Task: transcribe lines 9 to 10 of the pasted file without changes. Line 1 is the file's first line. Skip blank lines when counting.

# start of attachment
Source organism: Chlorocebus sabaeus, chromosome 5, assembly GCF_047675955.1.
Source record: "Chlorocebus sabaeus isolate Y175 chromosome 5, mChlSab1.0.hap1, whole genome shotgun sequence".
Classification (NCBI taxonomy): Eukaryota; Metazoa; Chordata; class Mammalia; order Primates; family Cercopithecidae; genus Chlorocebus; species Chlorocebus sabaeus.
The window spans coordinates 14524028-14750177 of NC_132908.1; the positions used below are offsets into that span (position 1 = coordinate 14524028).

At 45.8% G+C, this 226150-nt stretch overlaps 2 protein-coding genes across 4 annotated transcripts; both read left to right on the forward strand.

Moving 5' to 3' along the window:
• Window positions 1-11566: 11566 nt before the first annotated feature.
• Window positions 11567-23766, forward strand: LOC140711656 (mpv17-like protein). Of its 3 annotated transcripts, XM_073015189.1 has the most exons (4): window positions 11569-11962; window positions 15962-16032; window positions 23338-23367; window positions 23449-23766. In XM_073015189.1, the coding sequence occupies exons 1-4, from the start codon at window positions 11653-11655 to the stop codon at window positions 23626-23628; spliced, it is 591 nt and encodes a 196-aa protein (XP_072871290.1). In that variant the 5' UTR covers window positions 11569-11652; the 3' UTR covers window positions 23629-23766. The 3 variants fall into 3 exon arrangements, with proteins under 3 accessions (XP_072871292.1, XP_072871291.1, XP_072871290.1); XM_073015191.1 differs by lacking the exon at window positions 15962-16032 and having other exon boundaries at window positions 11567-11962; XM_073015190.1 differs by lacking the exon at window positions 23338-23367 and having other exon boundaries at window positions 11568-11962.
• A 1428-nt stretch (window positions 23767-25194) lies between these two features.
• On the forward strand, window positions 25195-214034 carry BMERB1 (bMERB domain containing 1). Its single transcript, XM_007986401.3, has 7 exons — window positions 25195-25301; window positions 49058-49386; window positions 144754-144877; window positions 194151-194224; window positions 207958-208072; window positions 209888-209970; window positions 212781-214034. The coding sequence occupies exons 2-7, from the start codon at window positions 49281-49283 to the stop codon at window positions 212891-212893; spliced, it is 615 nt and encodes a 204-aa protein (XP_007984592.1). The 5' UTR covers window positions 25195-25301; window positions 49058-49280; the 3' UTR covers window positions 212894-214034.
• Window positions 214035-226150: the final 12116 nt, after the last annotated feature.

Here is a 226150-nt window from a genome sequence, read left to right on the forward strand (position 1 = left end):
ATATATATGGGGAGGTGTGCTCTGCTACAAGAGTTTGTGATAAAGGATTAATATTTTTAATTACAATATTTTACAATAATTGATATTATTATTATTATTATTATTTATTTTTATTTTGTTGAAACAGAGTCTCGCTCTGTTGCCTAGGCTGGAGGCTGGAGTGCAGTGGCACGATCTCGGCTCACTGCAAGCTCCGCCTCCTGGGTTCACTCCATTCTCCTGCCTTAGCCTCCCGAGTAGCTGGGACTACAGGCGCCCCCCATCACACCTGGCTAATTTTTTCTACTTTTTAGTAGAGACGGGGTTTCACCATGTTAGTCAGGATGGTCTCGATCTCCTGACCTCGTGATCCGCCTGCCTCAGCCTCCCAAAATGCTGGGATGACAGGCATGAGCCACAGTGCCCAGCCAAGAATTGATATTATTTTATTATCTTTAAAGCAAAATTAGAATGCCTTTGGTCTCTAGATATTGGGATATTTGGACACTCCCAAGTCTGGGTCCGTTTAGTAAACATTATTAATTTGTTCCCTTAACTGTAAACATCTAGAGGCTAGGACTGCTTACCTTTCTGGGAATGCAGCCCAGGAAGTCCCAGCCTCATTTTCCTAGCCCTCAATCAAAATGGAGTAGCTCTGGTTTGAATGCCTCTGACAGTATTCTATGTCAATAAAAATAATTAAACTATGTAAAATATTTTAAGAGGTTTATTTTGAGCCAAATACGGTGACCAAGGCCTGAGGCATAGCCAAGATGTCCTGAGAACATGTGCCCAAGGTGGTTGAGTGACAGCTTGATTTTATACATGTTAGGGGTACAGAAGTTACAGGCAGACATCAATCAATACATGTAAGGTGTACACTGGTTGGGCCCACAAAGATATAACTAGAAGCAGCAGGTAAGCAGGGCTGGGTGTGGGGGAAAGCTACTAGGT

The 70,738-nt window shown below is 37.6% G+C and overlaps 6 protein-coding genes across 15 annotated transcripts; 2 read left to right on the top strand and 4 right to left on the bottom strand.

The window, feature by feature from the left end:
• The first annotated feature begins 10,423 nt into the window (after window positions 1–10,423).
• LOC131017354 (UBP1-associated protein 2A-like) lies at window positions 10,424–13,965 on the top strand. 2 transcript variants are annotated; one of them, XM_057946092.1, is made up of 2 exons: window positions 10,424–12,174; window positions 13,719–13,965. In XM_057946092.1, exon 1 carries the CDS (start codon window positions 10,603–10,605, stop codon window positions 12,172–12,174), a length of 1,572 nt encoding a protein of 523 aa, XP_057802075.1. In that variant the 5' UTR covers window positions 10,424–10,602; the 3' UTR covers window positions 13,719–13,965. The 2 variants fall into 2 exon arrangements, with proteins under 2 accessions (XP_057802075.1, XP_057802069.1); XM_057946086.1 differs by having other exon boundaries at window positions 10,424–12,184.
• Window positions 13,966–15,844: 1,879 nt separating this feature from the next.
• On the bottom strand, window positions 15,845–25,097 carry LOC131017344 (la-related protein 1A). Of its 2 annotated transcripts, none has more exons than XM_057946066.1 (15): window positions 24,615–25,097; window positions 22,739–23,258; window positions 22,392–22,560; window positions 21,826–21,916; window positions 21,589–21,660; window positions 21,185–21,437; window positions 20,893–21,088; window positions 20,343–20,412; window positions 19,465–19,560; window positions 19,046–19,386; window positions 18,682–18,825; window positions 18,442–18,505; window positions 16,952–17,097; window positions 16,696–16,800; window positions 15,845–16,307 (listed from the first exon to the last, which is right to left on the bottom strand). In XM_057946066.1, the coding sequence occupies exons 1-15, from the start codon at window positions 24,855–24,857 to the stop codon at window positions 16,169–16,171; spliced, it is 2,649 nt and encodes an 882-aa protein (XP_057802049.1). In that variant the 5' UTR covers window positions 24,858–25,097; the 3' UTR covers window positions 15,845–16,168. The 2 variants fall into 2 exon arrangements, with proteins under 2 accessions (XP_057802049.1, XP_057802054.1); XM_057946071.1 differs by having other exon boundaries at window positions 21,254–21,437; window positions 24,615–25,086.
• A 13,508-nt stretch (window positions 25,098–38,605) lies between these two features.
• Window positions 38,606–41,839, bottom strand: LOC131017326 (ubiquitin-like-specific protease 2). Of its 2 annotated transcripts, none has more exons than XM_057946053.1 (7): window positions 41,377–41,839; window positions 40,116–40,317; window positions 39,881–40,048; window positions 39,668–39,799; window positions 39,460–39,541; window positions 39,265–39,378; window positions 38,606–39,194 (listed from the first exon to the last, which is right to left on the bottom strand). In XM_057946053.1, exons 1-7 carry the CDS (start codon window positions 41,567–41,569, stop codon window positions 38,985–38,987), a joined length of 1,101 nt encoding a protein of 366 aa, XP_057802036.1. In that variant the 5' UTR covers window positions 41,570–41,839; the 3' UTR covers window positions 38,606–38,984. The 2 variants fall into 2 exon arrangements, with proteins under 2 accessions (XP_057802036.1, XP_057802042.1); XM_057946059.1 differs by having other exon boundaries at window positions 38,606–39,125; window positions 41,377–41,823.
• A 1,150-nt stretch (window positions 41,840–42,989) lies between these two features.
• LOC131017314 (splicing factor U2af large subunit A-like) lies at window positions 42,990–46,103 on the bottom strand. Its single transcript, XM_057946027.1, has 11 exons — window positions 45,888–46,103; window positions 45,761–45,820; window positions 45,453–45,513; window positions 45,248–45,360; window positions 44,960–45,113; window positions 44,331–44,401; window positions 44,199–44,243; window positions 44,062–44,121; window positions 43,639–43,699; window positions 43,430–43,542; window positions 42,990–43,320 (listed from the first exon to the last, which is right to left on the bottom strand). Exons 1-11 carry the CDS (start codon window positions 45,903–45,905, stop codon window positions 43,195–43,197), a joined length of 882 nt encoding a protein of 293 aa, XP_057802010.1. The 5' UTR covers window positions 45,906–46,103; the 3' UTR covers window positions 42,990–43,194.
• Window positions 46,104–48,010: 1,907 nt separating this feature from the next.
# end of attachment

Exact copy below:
• A 1428-nt stretch (window positions 23767-25194) lies between these two features.
• On the forward strand, window positions 25195-214034 carry BMERB1 (bMERB domain containing 1). Its single transcript, XM_007986401.3, has 7 exons — window positions 25195-25301; window positions 49058-49386; window positions 144754-144877; window positions 194151-194224; window positions 207958-208072; window positions 209888-209970; window positions 212781-214034. The coding sequence occupies exons 2-7, from the start codon at window positions 49281-49283 to the stop codon at window positions 212891-212893; spliced, it is 615 nt and encodes a 204-aa protein (XP_007984592.1). The 5' UTR covers window positions 25195-25301; window positions 49058-49280; the 3' UTR covers window positions 212894-214034.